Stop using insecticides that can harm other insects, animals.
Killing aphids naturally is better for your plants, the environment and beneficial bugs in your garden.
Aphids are small sap-sucking insects, and are among the most destructive insect pests on cultivated plants in temperate regions. The damage they do to plants has made them enemies of farmers and gardeners over the world.
Both adults aphids and nymphs suck plant sap, which usually causes distorted leaves, buds, branch tips, and flowers. Severely infested leaves and flowers may drop. As they feed, aphids excrete a sweet, sticky honeydew onto the leaves below. This allows a sooty mold to grow, which, in addition to being ugly to look at, blocks light from leaves. Also, some aphids spread viruses as they feed.
In addition to the fact that once aphids get into a garden, they breed like crazy, the bugs also leave behind a goo that eventually breeds a black mold on the plants' surface. If this is not caught before this occurs, it can cause irreparable damage to the plants in your garden.
Killing aphids naturally is not only better for the environment, but it is also a more effective way of killing the insect. Aphids don’t respond well to insecticides. Pesticides are more likely to kill the predatory insects than the aphids, so the insect population usually increases after spraying. Using natural ways to kill aphids preserves the insect’s natural enemies while creating a hostile environment for aphids.
Use Lacewings and Ladybugs to kill aphids
Aphids have a number of natural enemies, and these insects are much better at controlling aphids than any other method available to gardeners. Pampering and nurturing their natural enemies is an excellent method of organic aphid control. Introduce beneficial bugs, like lacewings and ladybugs, to your garden as a natural way to kill aphids. Nearby plantings of mint, fennel, dill, yarrow, and dandelions will help attract these insects to your garden.
Aphids natural enemies ( the GOOD bugs of the garden ) : Lacewings and Ladybugs
Here is Tips To Attract Ladybugs To Your Garden Image by Jeremy Vandel , Heather Rhoades
Attracting ladybugs is one of the top wishes for many organic gardeners. Ladybugs in the garden will help to eliminate destructive pests like aphids, mites and scale. Getting ladybugs to come to your garden and, more importantly, stay in your garden is easy once you know a few simple facts and tricks.
How To Attract Ladybugs To The Garden
The number one thing that will help attract ladybugs to your yard is food. Ladybugs eat two things, pest insects and pollen. They need both of these things to survive and when these things are in abundance in your garden, they will happily relocate to your garden.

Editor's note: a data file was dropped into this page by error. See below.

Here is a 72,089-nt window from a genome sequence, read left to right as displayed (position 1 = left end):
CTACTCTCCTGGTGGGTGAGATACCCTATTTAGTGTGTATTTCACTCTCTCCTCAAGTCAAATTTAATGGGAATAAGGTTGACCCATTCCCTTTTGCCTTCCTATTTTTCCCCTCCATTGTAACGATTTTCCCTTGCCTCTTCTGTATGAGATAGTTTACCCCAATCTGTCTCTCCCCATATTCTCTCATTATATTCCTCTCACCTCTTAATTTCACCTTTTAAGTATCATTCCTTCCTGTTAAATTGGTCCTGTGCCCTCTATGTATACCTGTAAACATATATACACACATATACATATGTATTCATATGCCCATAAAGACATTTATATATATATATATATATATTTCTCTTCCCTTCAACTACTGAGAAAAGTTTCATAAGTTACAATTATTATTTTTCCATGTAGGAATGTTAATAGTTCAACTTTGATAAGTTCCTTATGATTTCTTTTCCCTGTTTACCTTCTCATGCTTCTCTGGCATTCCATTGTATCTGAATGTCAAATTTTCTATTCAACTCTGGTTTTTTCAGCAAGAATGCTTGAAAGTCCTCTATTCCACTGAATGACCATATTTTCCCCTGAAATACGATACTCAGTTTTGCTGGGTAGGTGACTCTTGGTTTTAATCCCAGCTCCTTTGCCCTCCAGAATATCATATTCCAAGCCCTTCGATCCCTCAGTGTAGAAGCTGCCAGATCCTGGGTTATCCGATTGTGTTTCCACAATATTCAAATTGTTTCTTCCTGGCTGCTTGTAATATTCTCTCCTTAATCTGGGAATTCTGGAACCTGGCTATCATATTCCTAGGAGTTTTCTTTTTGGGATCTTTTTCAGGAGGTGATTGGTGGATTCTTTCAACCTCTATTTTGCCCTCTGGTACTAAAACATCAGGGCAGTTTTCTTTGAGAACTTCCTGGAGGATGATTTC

There are several plants that ladybugs like to eat the pollen from. These flowers on these plants normally have flat flowers (like landing pads) and tend to be white or yellow. Flowers that attract ladybugs are: Angelica , Calendula , Caraway , Chives , Cilantro , Cosmo , Dill , Fennel , Feverfew
Organic Aphids damage control
1. Sprays plants with strong sprays of water from a garden hose to kill aphids.
A strong spray of water from a hose will knock many of the aphids off the plant, and they won’t be able to return. It also rinses off some of the honeydew. Spray the plant every day until the plant is aphid free.
(A hard, driving rainstorm will have the same effect.)
2.Control ants that guard aphid colonies in trees from predators.
While predatory insects are bent on destroying aphids, ants in the garden are the aphid’s sworn protectors. Ants feed on the honeydew produced by aphids, so it is in their best interest to defend this precious resource. Getting rid of the ants so that the predatory insects can do their job is an important part of a good aphid control program.
Control ants by trimming the lower parts of the plant so that they don’t touch the ground and give ants easy access. Control ants by placing sticky bands around the trunks. Coat the lower part of the stem with a sticky substance, such as Tanglefoot, to prevent the ants from climbing. You can apply the sticky substance directly to the trunk of thick-barked trees and shrubs. Wrap the stems of other plants in tape and apply the product to the tape rather than the stem.
Cornmeal and sugar is also a good mixture to try. The cornmeal will expand after it is eaten and will also kill the ants. Cornmeal and sugar place this around the base of the plan.
Make an ant trap. Make a collar out of a piece of paper to trap ants. To do this, cut out a circle that is at least 8 inches wide. Make a cut to the center of the circle and cut a small hole in the center that is wide enough to fit loosely round the base of the plant. Smear one side of the paper with Vaseline. Place the collar, Vaseline side up, around the base of the plant. The ants will get stuck in the Vaseline.
3. Spray aphids with homemade tomato sprays , homemade garlic sprays , homemade pepper sprays. This is better than insecticides , pesticides. This is one of those green, cheap solutions that really work. You don't need a toxic spray, and you don't need to spend money on commercial insecticide.